Kinetic measurements, atomistic and kinetic modelling of reactions in confined space
CO2 is a potential carbon source for chemical industry. In this project, we will study catalytic conversion of CO2 with H2 to form methanol and longer-chain compounds.
The catalysts to be investigated are based on metal-organic frameworks (MOFs). MOFs are microporous materials that consist of inorganic nodes linked together by organic linker molecules to form a 3-dimensional, crystalline network. Recent studies of Pt nanoparticles (Pt NPs) embedded in a Zr-node based MOF revealed that methanol is formed at the Pt - Zr-node interface (see illustration below). The rate-limiting step of methanol formation is reduction of a formate species via hydride transfer from the Pt NP.
In this project, we will study how functionalization of the organic linker may affect:
- The oxidation state of Zr in the Zr-node, as well as the rate of formate reduction and methanol formation.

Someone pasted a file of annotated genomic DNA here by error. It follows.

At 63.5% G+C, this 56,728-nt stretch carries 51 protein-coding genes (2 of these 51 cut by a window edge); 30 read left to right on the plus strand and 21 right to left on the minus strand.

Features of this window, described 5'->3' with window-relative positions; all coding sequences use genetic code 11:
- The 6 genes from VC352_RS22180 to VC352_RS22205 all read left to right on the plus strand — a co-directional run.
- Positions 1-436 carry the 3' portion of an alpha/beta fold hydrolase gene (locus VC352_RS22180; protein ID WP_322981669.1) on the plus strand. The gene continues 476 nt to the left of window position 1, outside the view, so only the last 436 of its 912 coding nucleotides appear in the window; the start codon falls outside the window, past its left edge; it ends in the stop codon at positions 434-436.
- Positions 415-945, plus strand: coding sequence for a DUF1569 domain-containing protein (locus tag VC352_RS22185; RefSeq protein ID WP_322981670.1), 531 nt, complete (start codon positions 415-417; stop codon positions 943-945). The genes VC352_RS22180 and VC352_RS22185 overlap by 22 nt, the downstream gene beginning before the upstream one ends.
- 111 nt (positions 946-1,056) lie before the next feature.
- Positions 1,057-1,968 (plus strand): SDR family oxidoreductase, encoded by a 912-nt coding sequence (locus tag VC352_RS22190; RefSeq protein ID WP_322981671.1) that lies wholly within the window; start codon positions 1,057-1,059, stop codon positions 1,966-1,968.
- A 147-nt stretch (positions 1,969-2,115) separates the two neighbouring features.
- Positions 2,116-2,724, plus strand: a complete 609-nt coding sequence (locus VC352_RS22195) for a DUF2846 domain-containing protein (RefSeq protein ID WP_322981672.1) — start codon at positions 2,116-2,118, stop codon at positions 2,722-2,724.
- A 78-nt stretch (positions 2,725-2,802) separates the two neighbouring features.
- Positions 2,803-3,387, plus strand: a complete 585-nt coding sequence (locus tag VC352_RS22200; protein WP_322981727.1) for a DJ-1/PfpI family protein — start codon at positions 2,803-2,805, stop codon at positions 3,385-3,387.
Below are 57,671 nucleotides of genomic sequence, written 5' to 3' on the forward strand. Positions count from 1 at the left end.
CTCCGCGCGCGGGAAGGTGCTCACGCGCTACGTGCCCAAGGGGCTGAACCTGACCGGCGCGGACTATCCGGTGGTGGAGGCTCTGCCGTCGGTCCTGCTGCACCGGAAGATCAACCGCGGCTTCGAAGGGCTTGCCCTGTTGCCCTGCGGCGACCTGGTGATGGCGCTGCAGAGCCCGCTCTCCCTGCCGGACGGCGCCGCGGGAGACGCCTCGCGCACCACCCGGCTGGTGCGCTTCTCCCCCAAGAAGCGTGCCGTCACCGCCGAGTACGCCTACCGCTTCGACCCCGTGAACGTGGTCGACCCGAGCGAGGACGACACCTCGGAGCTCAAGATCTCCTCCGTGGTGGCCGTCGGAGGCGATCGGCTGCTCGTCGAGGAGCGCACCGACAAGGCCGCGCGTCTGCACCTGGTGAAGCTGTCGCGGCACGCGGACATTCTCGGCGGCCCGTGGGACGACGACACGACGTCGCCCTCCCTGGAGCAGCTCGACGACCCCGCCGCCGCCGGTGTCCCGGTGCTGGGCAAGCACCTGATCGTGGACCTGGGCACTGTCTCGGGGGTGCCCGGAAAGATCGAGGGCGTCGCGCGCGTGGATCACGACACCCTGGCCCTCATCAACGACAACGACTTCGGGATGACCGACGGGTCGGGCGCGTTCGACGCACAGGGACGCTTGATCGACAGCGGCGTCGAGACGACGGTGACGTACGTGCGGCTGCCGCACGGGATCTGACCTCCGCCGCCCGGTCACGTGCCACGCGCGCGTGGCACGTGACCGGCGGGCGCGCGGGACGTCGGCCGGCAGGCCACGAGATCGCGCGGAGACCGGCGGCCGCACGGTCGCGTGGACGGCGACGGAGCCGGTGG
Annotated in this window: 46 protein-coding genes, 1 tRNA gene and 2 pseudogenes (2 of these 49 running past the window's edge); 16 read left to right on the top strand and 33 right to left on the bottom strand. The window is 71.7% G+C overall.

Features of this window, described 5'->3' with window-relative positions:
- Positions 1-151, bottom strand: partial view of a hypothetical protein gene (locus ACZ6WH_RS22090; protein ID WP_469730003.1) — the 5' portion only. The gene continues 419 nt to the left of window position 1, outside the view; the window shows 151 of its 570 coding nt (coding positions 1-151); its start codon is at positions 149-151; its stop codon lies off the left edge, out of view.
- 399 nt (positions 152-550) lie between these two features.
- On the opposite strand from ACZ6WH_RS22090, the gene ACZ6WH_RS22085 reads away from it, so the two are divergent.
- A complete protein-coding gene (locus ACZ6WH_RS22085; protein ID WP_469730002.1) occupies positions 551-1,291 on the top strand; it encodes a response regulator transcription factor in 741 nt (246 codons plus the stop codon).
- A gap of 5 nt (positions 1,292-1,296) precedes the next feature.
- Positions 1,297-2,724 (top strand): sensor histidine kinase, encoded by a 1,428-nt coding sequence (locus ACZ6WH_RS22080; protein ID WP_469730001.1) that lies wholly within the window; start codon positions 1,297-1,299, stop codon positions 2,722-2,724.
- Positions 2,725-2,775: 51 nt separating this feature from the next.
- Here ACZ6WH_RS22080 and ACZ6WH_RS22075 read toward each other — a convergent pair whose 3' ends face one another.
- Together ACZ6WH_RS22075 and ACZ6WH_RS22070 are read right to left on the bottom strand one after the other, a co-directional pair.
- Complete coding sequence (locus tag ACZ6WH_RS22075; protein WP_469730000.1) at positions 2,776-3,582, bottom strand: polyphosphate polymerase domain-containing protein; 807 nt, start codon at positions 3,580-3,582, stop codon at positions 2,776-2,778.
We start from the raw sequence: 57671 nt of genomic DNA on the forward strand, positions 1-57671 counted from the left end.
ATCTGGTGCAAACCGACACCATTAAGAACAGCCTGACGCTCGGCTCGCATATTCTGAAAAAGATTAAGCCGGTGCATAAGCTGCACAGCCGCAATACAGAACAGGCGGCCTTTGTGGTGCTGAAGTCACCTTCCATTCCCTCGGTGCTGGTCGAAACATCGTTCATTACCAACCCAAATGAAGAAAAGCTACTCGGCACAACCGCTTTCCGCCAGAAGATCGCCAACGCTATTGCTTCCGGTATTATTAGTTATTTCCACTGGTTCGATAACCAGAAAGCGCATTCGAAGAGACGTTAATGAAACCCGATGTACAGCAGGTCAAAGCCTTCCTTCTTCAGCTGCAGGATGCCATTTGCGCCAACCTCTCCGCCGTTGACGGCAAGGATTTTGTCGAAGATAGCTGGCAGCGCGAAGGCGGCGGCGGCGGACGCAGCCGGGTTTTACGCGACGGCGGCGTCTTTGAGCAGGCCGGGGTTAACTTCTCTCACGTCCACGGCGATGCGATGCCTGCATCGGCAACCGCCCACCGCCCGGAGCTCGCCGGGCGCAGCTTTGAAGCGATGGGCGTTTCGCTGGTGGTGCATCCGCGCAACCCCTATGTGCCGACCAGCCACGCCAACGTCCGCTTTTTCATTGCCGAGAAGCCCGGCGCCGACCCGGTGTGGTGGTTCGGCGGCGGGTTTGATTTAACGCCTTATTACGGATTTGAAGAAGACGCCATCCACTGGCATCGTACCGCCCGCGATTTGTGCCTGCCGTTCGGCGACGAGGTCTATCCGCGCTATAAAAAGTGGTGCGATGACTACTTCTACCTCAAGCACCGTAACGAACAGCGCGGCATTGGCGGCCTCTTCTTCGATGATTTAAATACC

- Cascade reactions from methanol to form longer-chain products (alcohols or hydrocarbons).
The methods to be used are mainly (transient) kinetic measurements, X-Ray Photoelectron (XPS) and Infra-Red (IR) spectroscopy, while theoretical and micro-kinetic models will be developed in collaboration with computational chemists.
- MSc in chemistry, materials science, chemical engineering, or related fields, preferably in practical heterogeneous catalysis, is required.
- Candidates with documented experience in measurements and analysis of detailed reaction kinetics and microkinetics will be prioritized.
- Experience with X-ray photoelectron spectroscopy (XPS) or Infrared spectroscopy (FT-IR) is beneficial.
Call 1: Project start autumn 2021
This project is in call 1, starting autumn 2021. Read about how to apply